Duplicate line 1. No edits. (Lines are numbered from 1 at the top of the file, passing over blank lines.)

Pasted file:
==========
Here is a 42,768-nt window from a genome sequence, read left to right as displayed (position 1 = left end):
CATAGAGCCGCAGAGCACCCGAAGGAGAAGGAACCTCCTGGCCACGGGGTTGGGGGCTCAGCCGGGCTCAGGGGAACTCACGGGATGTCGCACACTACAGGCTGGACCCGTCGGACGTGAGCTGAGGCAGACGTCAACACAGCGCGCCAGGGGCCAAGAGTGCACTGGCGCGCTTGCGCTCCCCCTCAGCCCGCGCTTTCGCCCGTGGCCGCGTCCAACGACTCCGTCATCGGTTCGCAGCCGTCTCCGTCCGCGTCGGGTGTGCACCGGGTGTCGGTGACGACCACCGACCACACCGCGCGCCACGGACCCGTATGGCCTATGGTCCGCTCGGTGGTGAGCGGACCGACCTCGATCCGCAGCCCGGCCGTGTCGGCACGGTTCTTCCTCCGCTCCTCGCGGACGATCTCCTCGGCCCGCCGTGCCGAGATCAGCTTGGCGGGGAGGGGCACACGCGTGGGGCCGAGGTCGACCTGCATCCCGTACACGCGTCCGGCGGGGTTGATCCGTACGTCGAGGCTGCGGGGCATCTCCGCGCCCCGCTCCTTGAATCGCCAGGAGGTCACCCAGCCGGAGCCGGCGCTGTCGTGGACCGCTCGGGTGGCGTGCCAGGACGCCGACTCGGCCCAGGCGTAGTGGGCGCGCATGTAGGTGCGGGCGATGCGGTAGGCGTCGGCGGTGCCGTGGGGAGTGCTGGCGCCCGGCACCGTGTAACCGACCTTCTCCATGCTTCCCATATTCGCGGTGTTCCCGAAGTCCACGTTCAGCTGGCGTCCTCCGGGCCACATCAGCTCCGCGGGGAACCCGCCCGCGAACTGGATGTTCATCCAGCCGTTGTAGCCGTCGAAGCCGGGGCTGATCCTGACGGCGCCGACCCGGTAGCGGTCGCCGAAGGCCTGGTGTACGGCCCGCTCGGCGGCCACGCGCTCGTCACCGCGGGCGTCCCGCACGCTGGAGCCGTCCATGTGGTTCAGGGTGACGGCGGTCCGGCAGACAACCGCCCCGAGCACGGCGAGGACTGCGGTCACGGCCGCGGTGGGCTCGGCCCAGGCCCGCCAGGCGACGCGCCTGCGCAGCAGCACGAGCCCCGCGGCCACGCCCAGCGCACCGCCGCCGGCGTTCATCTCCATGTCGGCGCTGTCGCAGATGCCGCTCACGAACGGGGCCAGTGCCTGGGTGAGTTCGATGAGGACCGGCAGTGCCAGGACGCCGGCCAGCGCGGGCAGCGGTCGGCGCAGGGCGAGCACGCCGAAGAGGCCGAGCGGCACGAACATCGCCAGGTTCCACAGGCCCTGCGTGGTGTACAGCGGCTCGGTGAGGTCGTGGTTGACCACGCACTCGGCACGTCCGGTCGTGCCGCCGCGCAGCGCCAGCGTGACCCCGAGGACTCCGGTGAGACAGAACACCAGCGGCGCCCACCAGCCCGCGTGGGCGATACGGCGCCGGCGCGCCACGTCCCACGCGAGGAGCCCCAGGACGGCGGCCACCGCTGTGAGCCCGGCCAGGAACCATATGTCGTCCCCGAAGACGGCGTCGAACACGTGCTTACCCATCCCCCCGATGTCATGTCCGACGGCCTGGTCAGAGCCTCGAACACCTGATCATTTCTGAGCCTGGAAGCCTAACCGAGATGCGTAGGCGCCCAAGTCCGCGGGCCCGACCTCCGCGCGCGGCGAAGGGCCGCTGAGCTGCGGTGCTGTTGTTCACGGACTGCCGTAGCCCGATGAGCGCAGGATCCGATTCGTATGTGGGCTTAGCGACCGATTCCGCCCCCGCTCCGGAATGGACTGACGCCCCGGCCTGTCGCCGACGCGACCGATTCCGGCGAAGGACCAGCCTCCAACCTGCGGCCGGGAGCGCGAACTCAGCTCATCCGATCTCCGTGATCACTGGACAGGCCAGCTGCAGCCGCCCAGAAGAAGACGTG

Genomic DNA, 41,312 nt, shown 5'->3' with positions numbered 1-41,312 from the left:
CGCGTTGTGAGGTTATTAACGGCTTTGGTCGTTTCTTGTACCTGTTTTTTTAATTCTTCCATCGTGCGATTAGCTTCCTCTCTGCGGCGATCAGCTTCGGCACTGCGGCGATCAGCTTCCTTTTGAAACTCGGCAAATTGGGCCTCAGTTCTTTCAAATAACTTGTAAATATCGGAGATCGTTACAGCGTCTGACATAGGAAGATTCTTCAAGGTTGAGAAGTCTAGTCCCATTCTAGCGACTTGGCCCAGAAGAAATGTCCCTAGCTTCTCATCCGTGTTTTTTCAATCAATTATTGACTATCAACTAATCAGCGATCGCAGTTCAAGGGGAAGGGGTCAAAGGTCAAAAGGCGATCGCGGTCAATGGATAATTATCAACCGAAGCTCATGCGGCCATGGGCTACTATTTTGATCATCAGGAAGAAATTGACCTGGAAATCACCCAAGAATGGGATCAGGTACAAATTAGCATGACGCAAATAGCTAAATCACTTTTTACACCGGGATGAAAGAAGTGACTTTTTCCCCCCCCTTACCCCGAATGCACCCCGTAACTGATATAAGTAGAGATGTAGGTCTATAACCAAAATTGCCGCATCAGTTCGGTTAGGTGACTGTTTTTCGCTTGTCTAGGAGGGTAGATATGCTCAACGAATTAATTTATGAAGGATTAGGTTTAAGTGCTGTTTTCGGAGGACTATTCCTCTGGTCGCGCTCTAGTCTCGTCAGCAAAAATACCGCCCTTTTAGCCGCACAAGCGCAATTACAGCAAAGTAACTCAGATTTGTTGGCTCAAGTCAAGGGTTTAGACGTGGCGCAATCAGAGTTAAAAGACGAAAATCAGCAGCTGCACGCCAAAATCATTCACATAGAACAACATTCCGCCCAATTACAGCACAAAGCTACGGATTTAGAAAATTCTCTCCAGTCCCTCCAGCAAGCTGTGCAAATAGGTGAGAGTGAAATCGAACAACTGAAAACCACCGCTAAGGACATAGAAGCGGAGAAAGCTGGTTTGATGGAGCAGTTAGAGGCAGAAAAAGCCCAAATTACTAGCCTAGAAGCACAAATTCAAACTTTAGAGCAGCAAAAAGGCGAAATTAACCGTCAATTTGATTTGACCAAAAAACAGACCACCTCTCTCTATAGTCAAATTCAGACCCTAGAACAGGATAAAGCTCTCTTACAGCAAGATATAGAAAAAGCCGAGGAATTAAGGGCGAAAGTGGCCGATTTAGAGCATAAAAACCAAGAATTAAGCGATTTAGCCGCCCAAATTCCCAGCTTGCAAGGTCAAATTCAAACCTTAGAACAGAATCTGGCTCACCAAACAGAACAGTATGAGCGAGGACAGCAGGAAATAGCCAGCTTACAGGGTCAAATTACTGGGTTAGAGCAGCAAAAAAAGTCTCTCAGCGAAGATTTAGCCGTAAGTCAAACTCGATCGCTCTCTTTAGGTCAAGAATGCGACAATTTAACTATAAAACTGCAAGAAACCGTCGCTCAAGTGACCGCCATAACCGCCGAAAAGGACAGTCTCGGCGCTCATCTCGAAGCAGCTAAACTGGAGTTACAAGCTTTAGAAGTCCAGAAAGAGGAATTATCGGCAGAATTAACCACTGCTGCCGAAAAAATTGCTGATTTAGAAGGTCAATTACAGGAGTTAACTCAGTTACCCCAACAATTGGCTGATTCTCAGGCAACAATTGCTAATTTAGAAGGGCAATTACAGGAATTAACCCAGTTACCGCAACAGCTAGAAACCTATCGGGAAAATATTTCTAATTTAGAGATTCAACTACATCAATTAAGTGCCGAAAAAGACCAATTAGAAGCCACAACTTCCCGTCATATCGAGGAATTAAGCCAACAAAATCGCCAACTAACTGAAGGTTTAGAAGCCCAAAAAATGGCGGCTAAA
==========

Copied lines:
Here is a 42,768-nt window from a genome sequence, read left to right as displayed (position 1 = left end):